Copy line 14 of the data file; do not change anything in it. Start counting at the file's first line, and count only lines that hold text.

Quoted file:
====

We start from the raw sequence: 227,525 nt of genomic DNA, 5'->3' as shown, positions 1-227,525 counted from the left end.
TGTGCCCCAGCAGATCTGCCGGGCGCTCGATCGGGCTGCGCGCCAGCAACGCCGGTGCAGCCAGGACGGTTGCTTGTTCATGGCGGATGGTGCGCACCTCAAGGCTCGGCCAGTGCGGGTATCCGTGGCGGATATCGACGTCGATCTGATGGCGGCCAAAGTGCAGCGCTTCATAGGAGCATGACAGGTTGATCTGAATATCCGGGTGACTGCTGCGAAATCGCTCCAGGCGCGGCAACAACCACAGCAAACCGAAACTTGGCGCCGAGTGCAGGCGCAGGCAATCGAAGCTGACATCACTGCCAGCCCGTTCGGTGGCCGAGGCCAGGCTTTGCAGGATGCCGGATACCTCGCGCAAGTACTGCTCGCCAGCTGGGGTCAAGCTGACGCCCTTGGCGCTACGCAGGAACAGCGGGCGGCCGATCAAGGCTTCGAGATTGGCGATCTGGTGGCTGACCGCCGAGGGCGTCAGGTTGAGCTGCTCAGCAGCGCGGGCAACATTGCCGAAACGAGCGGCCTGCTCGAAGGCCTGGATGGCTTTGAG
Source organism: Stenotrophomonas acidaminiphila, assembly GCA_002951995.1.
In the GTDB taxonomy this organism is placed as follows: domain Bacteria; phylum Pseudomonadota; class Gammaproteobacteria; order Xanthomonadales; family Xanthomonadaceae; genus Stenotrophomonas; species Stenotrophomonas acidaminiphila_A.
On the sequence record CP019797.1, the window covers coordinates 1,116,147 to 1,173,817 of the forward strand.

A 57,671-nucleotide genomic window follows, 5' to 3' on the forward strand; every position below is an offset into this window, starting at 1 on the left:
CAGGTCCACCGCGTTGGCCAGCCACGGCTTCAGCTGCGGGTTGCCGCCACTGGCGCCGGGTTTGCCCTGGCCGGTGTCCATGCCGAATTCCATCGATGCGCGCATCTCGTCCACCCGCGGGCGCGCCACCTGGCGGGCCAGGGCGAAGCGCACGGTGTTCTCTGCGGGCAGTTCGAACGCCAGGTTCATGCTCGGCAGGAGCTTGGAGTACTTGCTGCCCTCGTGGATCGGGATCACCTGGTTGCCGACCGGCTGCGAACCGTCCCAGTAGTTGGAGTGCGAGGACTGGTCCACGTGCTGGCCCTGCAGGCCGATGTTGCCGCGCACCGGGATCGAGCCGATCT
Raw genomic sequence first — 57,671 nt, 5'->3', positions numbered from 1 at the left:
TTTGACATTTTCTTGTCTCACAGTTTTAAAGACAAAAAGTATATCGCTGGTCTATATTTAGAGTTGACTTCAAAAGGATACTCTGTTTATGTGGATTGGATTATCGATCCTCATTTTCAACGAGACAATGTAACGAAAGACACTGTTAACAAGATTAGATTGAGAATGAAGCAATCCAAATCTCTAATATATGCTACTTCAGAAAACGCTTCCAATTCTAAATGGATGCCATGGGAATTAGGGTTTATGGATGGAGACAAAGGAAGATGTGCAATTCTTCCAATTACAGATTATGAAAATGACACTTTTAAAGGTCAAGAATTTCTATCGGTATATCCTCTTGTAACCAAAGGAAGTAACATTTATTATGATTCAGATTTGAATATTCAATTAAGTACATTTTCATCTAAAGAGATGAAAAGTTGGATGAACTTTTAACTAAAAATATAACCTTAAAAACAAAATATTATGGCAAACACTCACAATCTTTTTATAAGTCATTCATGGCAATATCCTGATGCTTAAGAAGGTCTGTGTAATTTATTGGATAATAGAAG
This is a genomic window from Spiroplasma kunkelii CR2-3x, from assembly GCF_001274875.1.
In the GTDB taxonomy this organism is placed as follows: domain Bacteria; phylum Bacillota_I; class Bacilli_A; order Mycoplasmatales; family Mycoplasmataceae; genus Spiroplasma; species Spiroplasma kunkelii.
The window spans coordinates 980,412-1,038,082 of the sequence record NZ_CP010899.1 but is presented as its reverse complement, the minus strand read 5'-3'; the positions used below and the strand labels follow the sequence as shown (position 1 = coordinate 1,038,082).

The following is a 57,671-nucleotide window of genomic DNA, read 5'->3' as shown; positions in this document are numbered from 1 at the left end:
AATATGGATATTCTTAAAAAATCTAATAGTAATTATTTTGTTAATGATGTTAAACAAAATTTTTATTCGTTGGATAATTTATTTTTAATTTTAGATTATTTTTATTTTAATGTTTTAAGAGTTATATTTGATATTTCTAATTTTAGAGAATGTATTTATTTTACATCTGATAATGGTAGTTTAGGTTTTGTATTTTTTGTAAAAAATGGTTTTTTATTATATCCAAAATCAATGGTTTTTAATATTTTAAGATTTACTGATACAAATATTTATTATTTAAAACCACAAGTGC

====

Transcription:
AATATGGATATTCTTAAAAAATCTAATAGTAATTATTTTGTTAATGATGTTAAACAAAATTTTTATTCGTTGGATAATTTATTTTTAATTTTAGATTATTTTTATTTTAATGTTTTAAGAGTTATATTTGATATTTCTAATTTTAGAGAATGTATTTATTTTACATCTGATAATGGTAGTTTAGGTTTTGTATTTTTTGTAAAAAATGGTTTTTTATTATATCCAAAATCAATGGTTTTTAATATTTTAAGATTTACTGATACAAATATTTATTATTTAAAACCACAAGTGC